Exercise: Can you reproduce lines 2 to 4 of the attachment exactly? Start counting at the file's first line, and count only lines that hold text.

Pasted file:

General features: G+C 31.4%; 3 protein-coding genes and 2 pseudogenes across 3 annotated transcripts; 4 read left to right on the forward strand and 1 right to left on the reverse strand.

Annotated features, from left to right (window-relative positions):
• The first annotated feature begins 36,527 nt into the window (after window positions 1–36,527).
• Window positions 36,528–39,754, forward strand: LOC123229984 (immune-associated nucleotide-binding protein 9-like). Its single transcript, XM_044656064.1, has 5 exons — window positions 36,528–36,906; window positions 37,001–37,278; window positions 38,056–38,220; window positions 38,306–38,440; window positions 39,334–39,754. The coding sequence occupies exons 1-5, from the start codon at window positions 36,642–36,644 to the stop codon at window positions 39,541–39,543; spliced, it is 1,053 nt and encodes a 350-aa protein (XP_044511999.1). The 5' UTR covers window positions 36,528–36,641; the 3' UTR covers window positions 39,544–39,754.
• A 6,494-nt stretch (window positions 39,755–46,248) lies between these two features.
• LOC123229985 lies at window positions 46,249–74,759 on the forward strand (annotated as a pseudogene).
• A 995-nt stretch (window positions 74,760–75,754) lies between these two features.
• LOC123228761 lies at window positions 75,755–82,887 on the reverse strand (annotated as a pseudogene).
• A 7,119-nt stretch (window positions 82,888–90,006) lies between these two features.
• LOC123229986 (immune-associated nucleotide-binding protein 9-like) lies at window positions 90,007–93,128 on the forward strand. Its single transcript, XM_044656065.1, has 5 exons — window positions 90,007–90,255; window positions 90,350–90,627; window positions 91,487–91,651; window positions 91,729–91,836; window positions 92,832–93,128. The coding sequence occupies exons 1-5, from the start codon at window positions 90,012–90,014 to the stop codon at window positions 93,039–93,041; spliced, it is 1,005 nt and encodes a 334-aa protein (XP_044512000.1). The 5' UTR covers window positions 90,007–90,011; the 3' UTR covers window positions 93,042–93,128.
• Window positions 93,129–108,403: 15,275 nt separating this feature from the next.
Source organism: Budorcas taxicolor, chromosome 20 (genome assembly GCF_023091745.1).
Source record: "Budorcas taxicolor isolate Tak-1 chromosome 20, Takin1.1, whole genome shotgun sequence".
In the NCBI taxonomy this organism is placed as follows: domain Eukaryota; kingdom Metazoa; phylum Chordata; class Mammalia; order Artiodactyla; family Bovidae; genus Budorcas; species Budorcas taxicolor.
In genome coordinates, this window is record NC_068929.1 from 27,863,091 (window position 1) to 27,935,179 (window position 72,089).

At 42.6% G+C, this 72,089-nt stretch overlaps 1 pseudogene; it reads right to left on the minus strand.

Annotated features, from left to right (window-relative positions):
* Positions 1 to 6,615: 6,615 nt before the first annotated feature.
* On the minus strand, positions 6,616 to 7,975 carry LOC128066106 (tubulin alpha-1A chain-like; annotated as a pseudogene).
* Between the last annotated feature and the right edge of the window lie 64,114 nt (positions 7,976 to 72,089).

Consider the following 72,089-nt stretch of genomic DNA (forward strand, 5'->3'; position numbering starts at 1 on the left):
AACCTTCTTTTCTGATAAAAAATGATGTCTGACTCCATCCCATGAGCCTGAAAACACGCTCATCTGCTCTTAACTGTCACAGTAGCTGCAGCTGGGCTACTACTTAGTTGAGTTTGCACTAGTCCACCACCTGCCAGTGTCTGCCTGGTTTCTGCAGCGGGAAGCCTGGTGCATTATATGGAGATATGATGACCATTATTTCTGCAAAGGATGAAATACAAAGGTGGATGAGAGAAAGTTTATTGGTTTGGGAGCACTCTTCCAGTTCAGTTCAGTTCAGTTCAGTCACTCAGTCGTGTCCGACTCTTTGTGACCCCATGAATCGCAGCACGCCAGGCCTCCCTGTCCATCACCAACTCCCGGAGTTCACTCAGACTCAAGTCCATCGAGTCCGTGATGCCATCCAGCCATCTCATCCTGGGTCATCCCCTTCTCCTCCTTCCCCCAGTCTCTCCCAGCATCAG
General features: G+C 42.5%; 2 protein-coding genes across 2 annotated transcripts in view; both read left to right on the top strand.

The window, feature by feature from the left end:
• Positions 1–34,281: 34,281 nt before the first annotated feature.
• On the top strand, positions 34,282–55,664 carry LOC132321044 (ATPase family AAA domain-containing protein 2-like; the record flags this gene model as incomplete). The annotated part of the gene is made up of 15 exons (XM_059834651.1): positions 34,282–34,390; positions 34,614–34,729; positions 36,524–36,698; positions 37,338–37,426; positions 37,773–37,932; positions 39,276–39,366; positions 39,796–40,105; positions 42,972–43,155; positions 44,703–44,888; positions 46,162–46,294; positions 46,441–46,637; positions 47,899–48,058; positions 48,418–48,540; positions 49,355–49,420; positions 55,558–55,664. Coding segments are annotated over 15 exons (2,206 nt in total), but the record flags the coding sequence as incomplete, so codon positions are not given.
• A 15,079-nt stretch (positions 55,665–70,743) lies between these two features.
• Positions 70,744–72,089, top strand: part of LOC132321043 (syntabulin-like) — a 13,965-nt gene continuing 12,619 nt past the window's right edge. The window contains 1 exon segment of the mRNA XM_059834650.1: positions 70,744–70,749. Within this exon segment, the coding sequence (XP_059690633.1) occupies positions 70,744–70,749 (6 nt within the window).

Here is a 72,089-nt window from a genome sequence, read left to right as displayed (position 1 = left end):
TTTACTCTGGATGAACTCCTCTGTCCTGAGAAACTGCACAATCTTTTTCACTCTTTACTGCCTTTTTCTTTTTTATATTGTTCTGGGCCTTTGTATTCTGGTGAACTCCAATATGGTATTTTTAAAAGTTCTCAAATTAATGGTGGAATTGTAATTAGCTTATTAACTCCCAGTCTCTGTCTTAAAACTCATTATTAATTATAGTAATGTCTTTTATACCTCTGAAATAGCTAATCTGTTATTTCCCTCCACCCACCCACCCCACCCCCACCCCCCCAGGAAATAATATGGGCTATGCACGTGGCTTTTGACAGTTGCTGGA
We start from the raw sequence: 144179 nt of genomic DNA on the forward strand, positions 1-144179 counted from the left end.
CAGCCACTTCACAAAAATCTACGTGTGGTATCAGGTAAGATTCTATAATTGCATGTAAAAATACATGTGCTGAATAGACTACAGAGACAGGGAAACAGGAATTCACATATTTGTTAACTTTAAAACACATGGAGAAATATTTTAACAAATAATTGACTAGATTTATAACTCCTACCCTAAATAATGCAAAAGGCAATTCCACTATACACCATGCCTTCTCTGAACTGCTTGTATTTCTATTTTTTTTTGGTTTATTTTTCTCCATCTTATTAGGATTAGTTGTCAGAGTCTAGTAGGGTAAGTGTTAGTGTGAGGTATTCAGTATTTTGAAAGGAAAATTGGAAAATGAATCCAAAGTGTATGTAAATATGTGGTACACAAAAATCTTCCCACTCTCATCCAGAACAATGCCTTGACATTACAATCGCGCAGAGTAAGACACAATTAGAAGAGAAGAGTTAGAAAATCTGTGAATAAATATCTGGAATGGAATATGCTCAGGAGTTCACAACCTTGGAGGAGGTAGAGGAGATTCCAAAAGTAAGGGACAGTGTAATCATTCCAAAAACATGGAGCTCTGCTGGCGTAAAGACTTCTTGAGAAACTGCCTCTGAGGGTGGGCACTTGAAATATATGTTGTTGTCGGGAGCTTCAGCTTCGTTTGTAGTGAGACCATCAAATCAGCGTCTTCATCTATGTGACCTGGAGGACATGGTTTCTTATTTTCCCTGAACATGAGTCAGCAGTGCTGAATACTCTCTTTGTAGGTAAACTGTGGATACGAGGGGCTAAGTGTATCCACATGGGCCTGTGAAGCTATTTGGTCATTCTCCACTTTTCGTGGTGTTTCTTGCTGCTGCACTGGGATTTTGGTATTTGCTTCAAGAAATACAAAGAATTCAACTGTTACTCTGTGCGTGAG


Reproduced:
Annotated features, from left to right (window-relative positions):
• The first annotated feature begins 36,527 nt into the window (after window positions 1–36,527).
• Window positions 36,528–39,754, forward strand: LOC123229984 (immune-associated nucleotide-binding protein 9-like). Its single transcript, XM_044656064.1, has 5 exons — window positions 36,528–36,906; window positions 37,001–37,278; window positions 38,056–38,220; window positions 38,306–38,440; window positions 39,334–39,754. The coding sequence occupies exons 1-5, from the start codon at window positions 36,642–36,644 to the stop codon at window positions 39,541–39,543; spliced, it is 1,053 nt and encodes a 350-aa protein (XP_044511999.1). The 5' UTR covers window positions 36,528–36,641; the 3' UTR covers window positions 39,544–39,754.